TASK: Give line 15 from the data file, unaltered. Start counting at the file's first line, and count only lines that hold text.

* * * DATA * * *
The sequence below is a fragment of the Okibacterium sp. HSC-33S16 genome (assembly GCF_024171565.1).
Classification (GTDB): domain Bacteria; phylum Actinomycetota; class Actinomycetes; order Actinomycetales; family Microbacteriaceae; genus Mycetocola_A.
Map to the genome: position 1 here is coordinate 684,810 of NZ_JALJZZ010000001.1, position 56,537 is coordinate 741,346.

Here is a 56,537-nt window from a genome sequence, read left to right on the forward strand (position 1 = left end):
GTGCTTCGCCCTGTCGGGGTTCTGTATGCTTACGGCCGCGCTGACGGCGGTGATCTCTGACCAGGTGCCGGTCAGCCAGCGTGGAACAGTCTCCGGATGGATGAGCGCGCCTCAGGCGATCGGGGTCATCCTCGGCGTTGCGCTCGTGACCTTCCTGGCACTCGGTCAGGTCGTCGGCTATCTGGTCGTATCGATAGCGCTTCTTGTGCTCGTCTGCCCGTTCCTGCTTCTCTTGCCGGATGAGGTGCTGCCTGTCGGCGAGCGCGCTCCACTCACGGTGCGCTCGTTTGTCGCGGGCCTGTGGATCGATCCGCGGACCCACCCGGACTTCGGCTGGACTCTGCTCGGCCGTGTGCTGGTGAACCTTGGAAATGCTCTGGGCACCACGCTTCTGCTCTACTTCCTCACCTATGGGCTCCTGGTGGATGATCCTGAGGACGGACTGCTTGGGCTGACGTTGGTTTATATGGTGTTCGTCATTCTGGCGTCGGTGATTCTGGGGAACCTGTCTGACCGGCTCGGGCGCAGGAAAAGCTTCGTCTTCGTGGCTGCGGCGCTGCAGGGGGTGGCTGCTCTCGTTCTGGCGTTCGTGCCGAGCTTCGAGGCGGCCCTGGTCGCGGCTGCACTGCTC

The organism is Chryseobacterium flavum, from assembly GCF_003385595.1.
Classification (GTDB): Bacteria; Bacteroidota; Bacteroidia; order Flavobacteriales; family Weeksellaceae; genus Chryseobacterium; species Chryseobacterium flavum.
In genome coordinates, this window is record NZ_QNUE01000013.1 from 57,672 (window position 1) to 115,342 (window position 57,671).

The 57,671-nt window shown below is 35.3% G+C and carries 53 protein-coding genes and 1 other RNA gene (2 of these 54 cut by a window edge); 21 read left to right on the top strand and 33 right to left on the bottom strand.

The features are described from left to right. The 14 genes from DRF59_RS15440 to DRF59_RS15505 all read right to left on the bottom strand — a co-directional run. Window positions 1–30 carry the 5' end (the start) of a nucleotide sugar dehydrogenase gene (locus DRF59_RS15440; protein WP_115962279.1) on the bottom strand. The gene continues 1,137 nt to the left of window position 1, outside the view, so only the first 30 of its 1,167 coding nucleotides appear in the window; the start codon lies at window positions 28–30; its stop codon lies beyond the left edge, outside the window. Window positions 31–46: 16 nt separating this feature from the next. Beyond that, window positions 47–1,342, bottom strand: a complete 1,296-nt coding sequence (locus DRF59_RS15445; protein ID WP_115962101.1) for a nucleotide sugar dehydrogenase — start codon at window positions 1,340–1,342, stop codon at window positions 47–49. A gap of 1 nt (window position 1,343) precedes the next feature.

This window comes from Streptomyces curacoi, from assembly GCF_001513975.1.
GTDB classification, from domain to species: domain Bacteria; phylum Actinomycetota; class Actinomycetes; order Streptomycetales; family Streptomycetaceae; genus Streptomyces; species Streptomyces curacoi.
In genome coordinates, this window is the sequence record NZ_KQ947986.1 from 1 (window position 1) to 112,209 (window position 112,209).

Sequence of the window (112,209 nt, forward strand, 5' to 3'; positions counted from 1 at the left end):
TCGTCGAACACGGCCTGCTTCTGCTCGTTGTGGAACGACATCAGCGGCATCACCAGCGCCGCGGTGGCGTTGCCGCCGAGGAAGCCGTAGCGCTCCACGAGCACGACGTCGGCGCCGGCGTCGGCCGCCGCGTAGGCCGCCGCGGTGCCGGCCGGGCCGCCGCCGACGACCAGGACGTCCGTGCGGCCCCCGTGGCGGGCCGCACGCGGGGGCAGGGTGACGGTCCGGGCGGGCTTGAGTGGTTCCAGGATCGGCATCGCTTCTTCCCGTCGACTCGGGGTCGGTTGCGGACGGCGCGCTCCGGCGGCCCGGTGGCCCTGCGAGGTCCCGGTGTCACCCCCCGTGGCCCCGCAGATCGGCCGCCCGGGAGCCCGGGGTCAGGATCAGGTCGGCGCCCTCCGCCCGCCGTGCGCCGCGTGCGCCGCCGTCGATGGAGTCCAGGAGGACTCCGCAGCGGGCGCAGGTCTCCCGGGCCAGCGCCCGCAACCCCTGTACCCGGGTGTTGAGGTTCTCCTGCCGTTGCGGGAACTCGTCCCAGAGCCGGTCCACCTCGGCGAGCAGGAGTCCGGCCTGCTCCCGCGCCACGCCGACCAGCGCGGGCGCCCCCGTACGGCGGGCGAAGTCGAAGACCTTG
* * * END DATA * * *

TCGTCGAACACGGCCTGCTTCTGCTCGTTGTGGAACGACATCAGCGGCATCACCAGCGCCGCGGTGGCGTTGCCGCCGAGGAAGCCGTAGCGCTCCACGAGCACGACGTCGGCGCCGGCGTCGGCCGCCGCGTAGGCCGCCGCGGTGCCGGCCGGGCCGCCGCCGACGACCAGGACGTCCGTGCGGCCCCCGTGGCGGGCCGCACGCGGGGGCAGGGTGACGGTCCGGGCGGGCTTGAGTGGTTCCAGGATCGGCATCGCTTCTTCCCGTCGACTCGGGGTCGGTTGCGGACGGCGCGCTCCGGCGGCCCGGTGGCCCTGCGAGGTCCCGGTGTCACCCCCCGTGGCCCCGCAGATCGGCCGCCCGGGAGCCCGGGGTCAGGATCAGGTCGGCGCCCTCCGCCCGCCGTGCGCCGCGTGCGCCGCCGTCGATGGAGTCCAGGAGGACTCCGCAGCGGGCGCAGGTCTCCCGGGCCAGCGCCCGCAACCCCTGTACCCGGGTGTTGAGGTTCTCCTGCCGTTGCGGGAACTCGTCCCAGAGCCGGTCCACCTCGGCGAGCAGGAGTCCGGCCTGCTCCCGCGCCACGCCGACCAGCGCGGGCGCCCCCGTACGGCGGGCGAAGTCGAAGACCTTG